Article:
Implications for the BPC industry
These are nontrivial changes for the industry to make, a sign that the sustainability trend is here to stay. What are the implications for BPC brands? Here are five that come to mind.
1. Sustainability is becoming table stakes. One sign is the increasing emphasis on cosmetics with plant byproducts or disposable agronomical wastes versus artificial chemicals. Even some natural ingredients have come under fire. Palm oil, for example, is efficient to produce and has a number of beneficial properties — but it’s also highly correlated with deforestation and habitat destruction.
Sustainable products and business practices are likely to become even more important as younger consumers replace older ones in the marketplace. At first, consumers will look for sustainable products to add to their bathroom shelf, but eventually they may ignore products that deprioritize sustainability altogether. For brands, key focus areas include transparency — especially online, where most buyers do their research — and alignment with influencers who promote mindful consumption. Other initiatives, such as recycling programs, can also come into play.
2. A minimalist mindset is emerging among BPC consumers. Some of that is a desire to reduce their consumption, as evidenced by the roughly 20 million online videos featuring “shop your stash,” no- or low-buy, and anti-haul challenges. But there’s also growing consumer interest in the fresh-faced, no-makeup look of Merit, Jones Road and other brands. As a result, consumer discussion of intricate and bold looks is waning. In 2019, for example, social media posts about festival makeup and winged eyeliner declined 6% and 9% respectively.
Minimalism has sent consumers in search of more bang for their beauty buck. Beauty detoxes (e.g., skin “fasting”), streamlined routines and multifunctional ingredients (e.g., hyaluronic acid and peptides) are expected to continue their fast-growth trajectory. Products with temporary results or limited efficacy are expected to drop off along the way.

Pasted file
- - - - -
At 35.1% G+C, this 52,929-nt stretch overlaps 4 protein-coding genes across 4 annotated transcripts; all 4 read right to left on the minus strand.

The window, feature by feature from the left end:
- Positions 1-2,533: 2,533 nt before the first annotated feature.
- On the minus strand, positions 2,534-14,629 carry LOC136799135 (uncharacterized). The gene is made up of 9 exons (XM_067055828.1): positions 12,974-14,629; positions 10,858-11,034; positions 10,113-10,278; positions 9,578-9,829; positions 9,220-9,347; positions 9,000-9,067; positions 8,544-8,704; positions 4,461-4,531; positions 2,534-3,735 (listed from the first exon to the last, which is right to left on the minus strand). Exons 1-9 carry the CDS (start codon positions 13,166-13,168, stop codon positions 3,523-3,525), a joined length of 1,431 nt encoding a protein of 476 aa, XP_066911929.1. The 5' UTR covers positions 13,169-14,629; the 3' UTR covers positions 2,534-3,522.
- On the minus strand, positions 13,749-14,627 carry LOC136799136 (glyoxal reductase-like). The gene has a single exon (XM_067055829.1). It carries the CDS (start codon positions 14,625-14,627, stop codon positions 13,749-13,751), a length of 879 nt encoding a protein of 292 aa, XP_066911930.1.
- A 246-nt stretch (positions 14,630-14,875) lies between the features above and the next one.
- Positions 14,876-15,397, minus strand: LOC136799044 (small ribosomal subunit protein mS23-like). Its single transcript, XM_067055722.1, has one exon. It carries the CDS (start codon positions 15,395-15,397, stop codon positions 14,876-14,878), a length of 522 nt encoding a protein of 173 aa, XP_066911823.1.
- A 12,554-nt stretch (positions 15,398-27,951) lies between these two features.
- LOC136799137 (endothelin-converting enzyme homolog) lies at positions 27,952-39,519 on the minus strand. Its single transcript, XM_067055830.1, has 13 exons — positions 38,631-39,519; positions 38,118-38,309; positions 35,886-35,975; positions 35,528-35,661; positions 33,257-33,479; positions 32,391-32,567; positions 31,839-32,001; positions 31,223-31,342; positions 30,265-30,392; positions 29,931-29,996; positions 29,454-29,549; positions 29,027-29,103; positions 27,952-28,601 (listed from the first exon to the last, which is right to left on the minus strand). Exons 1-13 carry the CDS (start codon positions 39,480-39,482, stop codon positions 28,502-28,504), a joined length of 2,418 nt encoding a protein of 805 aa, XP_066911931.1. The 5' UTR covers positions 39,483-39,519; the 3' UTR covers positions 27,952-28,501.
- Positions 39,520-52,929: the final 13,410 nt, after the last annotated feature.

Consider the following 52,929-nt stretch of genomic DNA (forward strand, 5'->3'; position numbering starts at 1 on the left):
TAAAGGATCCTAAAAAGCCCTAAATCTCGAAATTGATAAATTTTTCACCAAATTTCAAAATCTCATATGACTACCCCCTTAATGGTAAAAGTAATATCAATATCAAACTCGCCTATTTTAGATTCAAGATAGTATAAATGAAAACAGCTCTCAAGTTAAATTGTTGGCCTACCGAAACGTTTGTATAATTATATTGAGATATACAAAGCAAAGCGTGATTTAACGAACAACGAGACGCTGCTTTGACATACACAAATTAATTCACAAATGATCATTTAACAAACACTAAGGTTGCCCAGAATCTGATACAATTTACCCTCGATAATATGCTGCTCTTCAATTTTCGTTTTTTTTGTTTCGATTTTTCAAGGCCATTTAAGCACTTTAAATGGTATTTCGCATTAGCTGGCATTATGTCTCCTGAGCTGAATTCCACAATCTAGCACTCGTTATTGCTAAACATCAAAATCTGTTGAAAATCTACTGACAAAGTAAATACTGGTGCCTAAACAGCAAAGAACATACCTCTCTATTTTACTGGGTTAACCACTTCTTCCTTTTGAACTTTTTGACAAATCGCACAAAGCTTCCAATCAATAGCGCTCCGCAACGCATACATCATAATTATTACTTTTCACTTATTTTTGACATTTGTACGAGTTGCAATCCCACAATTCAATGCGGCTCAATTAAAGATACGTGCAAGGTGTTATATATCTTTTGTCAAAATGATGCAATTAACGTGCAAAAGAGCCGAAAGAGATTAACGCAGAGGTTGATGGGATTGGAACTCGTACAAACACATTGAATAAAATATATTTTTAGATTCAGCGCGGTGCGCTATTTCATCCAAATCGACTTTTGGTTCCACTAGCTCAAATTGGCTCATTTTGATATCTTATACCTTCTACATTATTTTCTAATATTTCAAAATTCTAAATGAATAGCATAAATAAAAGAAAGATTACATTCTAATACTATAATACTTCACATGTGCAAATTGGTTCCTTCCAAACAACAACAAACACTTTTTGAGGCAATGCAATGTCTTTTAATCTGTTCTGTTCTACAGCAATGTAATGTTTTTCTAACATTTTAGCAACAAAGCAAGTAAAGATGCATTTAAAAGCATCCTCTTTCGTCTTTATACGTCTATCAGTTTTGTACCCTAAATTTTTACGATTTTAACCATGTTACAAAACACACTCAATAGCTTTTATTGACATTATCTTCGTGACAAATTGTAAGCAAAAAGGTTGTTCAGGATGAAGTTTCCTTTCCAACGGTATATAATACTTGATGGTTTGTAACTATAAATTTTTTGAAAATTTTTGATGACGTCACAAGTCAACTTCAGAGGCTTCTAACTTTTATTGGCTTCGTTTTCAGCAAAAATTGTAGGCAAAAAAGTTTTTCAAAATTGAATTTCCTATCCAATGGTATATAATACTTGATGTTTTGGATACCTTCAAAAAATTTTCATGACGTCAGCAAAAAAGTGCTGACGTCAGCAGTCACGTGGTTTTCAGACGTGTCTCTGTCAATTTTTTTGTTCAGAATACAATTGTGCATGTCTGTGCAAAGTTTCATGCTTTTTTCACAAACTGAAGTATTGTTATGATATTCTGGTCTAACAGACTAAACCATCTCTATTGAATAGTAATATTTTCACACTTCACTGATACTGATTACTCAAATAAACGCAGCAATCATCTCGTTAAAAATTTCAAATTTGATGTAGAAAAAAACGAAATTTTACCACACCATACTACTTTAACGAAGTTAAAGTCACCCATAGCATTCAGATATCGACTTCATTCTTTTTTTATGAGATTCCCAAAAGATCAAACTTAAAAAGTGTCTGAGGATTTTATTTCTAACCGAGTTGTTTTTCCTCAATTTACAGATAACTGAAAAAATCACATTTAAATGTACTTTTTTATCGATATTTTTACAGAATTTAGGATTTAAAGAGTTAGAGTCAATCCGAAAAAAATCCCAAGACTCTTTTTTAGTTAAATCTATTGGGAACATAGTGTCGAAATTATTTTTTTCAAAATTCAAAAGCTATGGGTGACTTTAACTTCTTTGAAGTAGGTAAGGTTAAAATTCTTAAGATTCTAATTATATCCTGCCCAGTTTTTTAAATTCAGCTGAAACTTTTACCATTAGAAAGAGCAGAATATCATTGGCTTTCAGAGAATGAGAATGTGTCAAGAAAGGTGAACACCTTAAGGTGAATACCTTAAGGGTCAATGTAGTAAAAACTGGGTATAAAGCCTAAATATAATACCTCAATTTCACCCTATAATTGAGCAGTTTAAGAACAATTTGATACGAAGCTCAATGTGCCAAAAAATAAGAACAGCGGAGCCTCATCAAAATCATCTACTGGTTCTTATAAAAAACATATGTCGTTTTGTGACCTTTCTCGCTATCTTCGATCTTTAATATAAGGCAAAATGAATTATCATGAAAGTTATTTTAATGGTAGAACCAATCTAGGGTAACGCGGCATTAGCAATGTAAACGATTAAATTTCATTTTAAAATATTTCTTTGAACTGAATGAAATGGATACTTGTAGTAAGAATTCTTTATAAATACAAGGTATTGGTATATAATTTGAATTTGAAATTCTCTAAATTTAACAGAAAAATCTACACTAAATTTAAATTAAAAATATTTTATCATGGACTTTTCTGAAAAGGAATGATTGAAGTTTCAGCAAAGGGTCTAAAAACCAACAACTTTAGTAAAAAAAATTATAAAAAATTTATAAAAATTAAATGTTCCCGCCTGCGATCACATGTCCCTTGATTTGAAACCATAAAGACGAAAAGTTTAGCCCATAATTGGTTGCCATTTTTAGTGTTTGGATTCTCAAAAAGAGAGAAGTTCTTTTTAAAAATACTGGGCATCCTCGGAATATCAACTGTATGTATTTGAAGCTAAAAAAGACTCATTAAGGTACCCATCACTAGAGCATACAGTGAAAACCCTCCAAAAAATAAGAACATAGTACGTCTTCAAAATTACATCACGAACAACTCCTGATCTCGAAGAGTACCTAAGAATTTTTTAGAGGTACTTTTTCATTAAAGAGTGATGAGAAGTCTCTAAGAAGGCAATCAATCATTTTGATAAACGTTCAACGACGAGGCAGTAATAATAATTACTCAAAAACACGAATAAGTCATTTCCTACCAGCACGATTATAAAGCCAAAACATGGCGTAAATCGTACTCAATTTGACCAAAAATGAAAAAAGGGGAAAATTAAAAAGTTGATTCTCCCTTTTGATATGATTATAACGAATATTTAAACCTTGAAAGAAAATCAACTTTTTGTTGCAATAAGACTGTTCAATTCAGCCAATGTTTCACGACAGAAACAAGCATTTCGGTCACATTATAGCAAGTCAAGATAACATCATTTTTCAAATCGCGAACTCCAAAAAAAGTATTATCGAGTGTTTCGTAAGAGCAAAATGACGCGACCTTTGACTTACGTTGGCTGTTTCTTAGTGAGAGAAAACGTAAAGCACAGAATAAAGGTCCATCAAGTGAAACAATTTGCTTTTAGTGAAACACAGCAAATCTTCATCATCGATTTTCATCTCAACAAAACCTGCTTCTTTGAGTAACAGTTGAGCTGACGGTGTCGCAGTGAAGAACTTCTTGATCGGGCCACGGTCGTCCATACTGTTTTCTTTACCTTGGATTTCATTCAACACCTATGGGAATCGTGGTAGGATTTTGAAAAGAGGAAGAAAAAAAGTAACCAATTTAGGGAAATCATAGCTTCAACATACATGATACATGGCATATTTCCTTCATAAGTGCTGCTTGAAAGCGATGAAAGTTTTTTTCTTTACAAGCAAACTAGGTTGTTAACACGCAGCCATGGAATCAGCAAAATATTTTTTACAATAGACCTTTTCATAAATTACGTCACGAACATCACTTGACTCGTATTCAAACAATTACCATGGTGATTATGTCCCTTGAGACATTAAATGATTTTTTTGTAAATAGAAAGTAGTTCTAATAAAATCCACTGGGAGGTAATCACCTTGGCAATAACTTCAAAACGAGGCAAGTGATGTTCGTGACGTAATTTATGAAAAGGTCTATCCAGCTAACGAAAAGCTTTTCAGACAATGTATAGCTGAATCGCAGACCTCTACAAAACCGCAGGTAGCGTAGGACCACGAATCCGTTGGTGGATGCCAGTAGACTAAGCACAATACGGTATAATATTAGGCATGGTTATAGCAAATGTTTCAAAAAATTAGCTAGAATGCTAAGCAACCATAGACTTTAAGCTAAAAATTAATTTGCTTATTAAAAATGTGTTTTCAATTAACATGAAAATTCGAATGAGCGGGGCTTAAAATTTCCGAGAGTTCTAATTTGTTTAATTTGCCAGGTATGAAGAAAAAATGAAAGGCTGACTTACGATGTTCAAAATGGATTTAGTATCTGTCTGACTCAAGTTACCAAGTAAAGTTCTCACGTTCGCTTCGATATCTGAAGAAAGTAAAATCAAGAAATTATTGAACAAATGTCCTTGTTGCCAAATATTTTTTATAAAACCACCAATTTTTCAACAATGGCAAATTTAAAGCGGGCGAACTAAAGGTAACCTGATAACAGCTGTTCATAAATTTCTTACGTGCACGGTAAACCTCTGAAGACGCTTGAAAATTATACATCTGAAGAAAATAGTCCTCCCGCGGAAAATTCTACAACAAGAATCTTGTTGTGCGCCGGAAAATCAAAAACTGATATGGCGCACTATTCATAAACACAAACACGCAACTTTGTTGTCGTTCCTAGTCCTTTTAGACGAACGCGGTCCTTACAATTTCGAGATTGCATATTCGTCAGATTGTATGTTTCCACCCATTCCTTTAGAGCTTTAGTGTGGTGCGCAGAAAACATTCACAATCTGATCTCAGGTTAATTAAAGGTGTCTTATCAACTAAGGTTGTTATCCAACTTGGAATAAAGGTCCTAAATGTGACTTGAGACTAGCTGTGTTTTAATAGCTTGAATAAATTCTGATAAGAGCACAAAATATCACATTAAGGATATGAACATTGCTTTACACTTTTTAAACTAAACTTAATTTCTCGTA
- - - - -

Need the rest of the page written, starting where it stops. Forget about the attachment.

3. A fragmented regulatory environment favors sustainable practices. Consider the use of plastics, which are subject to a spectrum of regulation in the U.S. At one end are the “ban preemption” laws that some states have enacted to keep localities from regulating plastic. At the other end are states and municipalities that have cracked down on plastics more broadly. The result is a regulatory patchwork where, in the interest of risk management, many brands will adapt their practices to the most restrictive regime.
In any case, government stakeholders are responding to constituent concerns. As demand for sustainable corporate practices goes up, regulatory activity may follow. Staying abreast of it all will require coordination across functions like procurement, manufacturing and shipping. It may also require ongoing updates to everything from supplier relationships and ingredient procurement to marketing, research and development.
4. Industry heavyweights aren’t waiting for regulators. Ulta says that half of the packaging in its product assortment will be recyclable or refillable, or consist of recycled or bio-sourced materials by 2025. Sephora’s chemicals policy includes a list of ingredients to be reduced or eliminated among the third-party brands it carries. In addition, Sephora has joined other retailers like CVS, Walmart and Target on the Green Chemistry & Commerce Council, which promotes the use of safer and more sustainable chemical solutions.
Some brands are taking a similarly collaborative approach. A recent example is the effort among beauty giants L’Oréal, Unilever, Henkel, LVMH and Natura &Co to develop a scoring system that allows consumers to evaluate the environmental impact of BPC products. Responses like this one are an implicit acknowledgment that BPC brands will have to meet the sustainability demands of not only consumers but retailers as well if they want to get their products on the shelves.
5. Brands that take the initiative will have the advantage. For BPC brands, sustainability is a sweeping and often confusing set of expectations. Interpreting them in ways that are meaningful and resonate with consumers is no small strategic challenge. In the absence of industrywide standards, leading companies are defining for themselves what sustainability looks like, rather than wait for the competition or government to do it for them.
Unilever’s Dove, for instance, introduced a refillable, aluminum-free deodorant. Garnier rolled out a skin serum packaged in recycled material and manufactured in a plant that mostly runs on renewable energy. L’Oréal has committed to targets for its use of plastic, including having all of its plastic packaging be reusable, recyclable or compostable by 2025. And a host of brands, from major players to emerging upstarts, have played up their efforts to go carbon neutral.